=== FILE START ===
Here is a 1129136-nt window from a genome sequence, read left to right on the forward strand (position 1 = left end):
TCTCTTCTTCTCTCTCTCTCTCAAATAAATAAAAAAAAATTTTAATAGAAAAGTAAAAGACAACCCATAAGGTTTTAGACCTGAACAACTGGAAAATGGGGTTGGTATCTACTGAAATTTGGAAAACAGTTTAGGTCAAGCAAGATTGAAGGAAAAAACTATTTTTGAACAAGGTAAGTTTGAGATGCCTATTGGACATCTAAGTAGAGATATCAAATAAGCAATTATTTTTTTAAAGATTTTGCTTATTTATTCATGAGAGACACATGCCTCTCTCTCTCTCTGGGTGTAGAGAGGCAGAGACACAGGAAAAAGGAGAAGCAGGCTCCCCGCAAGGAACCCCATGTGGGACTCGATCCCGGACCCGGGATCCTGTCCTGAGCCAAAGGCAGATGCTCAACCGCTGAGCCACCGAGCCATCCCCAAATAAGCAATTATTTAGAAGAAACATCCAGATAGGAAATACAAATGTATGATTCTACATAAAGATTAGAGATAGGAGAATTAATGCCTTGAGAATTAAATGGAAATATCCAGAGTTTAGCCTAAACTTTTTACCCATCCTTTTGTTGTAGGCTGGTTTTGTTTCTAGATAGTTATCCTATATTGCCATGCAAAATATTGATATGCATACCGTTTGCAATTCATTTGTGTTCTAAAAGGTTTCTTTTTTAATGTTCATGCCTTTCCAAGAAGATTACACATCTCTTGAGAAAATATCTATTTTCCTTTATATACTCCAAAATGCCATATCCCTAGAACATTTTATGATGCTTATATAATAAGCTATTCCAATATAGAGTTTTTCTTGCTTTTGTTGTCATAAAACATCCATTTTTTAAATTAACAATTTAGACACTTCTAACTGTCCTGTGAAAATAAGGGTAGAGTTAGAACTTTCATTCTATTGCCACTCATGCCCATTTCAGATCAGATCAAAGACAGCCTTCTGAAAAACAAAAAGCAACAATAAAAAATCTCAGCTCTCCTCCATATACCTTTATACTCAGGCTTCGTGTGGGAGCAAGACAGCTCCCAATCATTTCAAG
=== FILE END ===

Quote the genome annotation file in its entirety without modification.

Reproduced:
Here is a 1129136-nt window from a genome sequence, read left to right on the forward strand (position 1 = left end):
TCTCTTCTTCTCTCTCTCTCTCAAATAAATAAAAAAAAATTTTAATAGAAAAGTAAAAGACAACCCATAAGGTTTTAGACCTGAACAACTGGAAAATGGGGTTGGTATCTACTGAAATTTGGAAAACAGTTTAGGTCAAGCAAGATTGAAGGAAAAAACTATTTTTGAACAAGGTAAGTTTGAGATGCCTATTGGACATCTAAGTAGAGATATCAAATAAGCAATTATTTTTTTAAAGATTTTGCTTATTTATTCATGAGAGACACATGCCTCTCTCTCTCTCTGGGTGTAGAGAGGCAGAGACACAGGAAAAAGGAGAAGCAGGCTCCCCGCAAGGAACCCCATGTGGGACTCGATCCCGGACCCGGGATCCTGTCCTGAGCCAAAGGCAGATGCTCAACCGCTGAGCCACCGAGCCATCCCCAAATAAGCAATTATTTAGAAGAAACATCCAGATAGGAAATACAAATGTATGATTCTACATAAAGATTAGAGATAGGAGAATTAATGCCTTGAGAATTAAATGGAAATATCCAGAGTTTAGCCTAAACTTTTTACCCATCCTTTTGTTGTAGGCTGGTTTTGTTTCTAGATAGTTATCCTATATTGCCATGCAAAATATTGATATGCATACCGTTTGCAATTCATTTGTGTTCTAAAAGGTTTCTTTTTTAATGTTCATGCCTTTCCAAGAAGATTACACATCTCTTGAGAAAATATCTATTTTCCTTTATATACTCCAAAATGCCATATCCCTAGAACATTTTATGATGCTTATATAATAAGCTATTCCAATATAGAGTTTTTCTTGCTTTTGTTGTCATAAAACATCCATTTTTTAAATTAACAATTTAGACACTTCTAACTGTCCTGTGAAAATAAGGGTAGAGTTAGAACTTTCATTCTATTGCCACTCATGCCCATTTCAGATCAGATCAAAGACAGCCTTCTGAAAAACAAAAAGCAACAATAAAAAATCTCAGCTCTCCTCCATATACCTTTATACTCAGGCTTCGTGTGGGAGCAAGACAGCTCCCAATCATTTCAAG